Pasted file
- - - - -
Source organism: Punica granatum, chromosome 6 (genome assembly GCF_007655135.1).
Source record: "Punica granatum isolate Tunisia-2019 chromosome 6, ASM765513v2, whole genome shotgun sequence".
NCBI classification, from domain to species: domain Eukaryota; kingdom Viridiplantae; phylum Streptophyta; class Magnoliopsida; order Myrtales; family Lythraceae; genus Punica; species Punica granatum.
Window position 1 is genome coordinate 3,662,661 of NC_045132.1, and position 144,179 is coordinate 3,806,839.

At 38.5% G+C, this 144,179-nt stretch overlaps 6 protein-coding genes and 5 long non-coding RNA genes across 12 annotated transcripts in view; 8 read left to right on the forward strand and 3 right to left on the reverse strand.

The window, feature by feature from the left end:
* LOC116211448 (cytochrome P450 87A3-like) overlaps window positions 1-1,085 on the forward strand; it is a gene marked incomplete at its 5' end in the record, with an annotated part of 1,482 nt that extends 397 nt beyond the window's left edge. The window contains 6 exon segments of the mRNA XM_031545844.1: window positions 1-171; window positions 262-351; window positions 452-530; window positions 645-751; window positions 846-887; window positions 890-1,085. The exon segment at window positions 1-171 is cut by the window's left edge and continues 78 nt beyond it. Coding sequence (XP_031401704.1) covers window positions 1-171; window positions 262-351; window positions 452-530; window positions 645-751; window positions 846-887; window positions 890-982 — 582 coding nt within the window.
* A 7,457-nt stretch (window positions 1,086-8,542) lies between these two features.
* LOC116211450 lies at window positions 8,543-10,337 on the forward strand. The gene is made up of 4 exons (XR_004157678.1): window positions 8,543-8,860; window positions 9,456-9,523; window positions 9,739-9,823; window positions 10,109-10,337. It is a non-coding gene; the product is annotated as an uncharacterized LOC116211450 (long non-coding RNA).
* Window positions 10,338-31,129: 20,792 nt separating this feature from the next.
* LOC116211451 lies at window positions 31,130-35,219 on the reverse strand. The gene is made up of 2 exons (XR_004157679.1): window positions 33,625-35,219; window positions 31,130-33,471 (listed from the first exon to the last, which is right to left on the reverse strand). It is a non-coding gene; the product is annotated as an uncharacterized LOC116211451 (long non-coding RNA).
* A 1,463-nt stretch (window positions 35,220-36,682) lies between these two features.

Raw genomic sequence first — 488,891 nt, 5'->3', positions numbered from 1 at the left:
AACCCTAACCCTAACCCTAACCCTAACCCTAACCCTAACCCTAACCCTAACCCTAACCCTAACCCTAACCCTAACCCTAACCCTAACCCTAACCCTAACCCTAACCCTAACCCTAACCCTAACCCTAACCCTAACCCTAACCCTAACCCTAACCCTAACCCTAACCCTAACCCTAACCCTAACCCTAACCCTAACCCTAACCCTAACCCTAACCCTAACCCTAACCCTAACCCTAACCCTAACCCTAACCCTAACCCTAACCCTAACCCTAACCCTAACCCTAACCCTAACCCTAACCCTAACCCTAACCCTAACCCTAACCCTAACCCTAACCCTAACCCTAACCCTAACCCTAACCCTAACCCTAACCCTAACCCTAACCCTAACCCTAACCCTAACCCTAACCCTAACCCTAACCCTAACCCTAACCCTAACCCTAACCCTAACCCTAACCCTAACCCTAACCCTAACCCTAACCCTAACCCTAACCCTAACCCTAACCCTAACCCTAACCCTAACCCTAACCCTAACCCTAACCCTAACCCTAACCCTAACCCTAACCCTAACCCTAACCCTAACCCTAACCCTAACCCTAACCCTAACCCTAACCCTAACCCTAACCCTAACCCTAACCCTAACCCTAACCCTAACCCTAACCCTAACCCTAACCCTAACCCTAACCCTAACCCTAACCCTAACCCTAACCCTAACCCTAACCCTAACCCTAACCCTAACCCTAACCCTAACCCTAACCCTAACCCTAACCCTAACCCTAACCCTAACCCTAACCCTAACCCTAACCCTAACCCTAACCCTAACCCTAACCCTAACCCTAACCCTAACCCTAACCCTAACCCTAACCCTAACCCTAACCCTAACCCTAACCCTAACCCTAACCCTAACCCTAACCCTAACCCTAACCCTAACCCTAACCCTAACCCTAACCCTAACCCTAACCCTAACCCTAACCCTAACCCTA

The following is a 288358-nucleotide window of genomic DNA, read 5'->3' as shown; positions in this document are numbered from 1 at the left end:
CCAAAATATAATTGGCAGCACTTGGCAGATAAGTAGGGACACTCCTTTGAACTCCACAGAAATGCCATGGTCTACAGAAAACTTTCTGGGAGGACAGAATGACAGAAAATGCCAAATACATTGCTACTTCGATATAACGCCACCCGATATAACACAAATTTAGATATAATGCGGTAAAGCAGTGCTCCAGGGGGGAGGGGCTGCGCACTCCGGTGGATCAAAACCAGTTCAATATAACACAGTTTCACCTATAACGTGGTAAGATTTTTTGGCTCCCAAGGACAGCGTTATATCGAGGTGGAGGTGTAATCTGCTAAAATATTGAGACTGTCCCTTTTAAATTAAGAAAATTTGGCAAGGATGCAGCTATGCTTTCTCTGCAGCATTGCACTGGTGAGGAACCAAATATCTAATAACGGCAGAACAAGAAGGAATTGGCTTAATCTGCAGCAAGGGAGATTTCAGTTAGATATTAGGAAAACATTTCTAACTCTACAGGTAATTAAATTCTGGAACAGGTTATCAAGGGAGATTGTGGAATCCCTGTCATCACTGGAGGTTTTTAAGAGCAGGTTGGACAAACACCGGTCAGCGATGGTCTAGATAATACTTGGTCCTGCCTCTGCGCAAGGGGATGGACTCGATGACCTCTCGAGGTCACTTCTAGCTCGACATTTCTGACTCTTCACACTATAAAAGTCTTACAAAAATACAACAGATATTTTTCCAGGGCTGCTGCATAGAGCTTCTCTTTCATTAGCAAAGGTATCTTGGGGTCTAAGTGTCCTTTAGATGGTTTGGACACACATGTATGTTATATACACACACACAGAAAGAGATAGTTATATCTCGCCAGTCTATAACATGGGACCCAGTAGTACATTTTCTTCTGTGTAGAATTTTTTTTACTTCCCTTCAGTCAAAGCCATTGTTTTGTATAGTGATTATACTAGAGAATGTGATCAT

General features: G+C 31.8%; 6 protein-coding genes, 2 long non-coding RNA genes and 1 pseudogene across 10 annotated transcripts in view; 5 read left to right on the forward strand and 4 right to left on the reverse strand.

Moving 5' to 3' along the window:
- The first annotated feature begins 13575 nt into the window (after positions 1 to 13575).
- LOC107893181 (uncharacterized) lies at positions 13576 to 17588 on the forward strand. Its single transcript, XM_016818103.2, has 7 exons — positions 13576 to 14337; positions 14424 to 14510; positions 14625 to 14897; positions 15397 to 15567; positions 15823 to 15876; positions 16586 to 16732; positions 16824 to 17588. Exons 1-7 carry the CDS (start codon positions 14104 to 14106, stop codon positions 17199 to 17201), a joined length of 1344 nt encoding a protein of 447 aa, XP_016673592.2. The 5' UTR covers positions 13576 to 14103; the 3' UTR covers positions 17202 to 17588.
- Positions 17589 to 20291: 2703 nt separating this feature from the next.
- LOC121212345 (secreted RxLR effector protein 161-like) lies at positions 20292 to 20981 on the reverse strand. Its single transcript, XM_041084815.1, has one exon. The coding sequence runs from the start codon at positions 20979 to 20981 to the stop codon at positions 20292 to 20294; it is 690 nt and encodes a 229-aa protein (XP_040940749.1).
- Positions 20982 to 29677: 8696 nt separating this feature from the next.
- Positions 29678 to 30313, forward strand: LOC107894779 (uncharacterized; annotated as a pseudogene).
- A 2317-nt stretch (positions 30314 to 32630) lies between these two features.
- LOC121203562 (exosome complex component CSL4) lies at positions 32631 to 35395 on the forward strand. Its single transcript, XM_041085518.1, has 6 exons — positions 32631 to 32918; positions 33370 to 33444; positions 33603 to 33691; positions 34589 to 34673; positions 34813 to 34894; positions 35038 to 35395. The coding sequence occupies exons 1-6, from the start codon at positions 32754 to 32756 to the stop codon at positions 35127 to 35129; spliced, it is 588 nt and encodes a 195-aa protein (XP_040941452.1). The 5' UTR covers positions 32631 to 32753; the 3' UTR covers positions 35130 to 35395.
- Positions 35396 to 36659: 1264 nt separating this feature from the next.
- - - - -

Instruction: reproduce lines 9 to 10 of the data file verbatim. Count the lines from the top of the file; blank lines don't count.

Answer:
* LOC116211450 lies at window positions 8,543-10,337 on the forward strand. The gene is made up of 4 exons (XR_004157678.1): window positions 8,543-8,860; window positions 9,456-9,523; window positions 9,739-9,823; window positions 10,109-10,337. It is a non-coding gene; the product is annotated as an uncharacterized LOC116211450 (long non-coding RNA).
* Window positions 10,338-31,129: 20,792 nt separating this feature from the next.